# How can I return values in a recursive function without stopping the recursion?

I have a structure with an x amount of lists in lists, and each list an x amount of tuples. I don't know beforehand how many nested lists there are, or how many tuples in each list.

I want to make dictionaries out of all the tuples and because I don't know the depth of the lists I want to use recursion. What I did was

def tupleToDict(listOfList, dictList):
itemDict = getItems(list)  # a function that makes a dictionary out of all the tuples in list
dictList.append(itemDict)
for nestedList in listOfList:
getAllNestedItems(nestedList, dictList)

return dictList

this works, but I end up with a huge list at the end. I would rather return the itemDict at every round of recursion. However, I don't know how to (if it is possible) return a value without stopping the recursion.

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If you have a list of tuples, you can create a dictionary by simply using dict(l) on it ... –  hochl Mar 15 '12 at 11:13

You're looking for yield:

def tupleToDict(listOfList):
yield getItems(listofList)
for nestedList in listOfList:
for el in getAllNestedItems(nestedList):
yield el

In Python 3.3+, you can replace the last two lines with a yield from.

You may want to rewrite your function to be iterative:

def tupleToDict(listOfList):
q = [listOfList]
while q:
l = q.pop()
yield getItems(l)
for nestedList in listOfList:
q += getAllNestedItems(nestedList)
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Awesome use of yield! Thanks! –  Niek de Klein Mar 15 '12 at 11:29
There may be use-cases where a generator-pattern won't be sufficient, because a lack of iterable objects. Approximation- , boundary-conditions or some fractal-algorithm comes to mind. Generators create iterables on the fly, but if you don't need an iterative, then you may have to look for another approach or refactor your original solution to match the generator-pattern. - Just a site-note to keep in mind! ;-) –  Don Question Mar 15 '12 at 11:45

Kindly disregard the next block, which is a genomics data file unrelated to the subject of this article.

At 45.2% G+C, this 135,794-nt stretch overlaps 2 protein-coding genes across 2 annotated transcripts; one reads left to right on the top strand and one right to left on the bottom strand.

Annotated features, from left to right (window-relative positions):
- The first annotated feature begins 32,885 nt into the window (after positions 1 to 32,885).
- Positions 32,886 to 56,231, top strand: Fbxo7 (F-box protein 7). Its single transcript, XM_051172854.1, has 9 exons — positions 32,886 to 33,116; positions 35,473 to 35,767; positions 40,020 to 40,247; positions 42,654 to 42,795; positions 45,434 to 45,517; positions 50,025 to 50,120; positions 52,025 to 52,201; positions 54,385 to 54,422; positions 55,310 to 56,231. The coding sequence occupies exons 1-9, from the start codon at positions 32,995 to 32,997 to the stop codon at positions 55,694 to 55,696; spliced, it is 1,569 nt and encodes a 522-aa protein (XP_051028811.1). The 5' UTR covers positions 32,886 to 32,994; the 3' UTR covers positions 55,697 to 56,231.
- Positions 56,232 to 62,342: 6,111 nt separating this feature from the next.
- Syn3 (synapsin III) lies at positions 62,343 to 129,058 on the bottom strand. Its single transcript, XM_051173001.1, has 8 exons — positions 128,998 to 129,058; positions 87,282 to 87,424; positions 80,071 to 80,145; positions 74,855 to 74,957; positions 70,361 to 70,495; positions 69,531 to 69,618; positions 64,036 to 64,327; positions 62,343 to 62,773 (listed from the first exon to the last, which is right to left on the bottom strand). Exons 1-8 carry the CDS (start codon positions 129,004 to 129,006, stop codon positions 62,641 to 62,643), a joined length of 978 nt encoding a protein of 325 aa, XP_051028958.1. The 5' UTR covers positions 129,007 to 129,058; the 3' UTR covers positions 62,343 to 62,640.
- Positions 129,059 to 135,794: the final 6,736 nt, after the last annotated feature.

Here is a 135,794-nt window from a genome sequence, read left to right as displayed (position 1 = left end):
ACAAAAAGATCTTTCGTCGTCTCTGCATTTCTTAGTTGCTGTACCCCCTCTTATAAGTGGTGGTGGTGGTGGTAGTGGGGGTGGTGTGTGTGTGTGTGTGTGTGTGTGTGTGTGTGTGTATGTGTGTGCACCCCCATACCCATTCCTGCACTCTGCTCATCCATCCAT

Who are you going to return it to? I mean if your thread is busy running the recursive algorithm, who gets the "interim results" to process?

Best bet is to tweak your algorithm to include some processing before it recurses again.

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I'm not sure what you're trying to do, but you could try to make a recursive generator by using the yield statement to return the dict at the desired intervals. Either that or shove copies of it into a global list?

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You got two possible solutions:

1. The generator approach: a function with a yield statement, which may be a hassle to implement in a recursive function. (Look at phihags proposal for an example)

2. The callback approach: You call a helper-function/method from inside the recursion and can monitor the progress through a second outer function.

Here a non-recursive recursion example: ;-)

def callback(data): print "from the depths of recursion: {0}".format(data)

def recursion(arg, callbackfunc):
arg += 1
callbackfunc(arg)
if arg <10:
recursion(arg, callbackfunc)
return arg

print recursion(1, callback)

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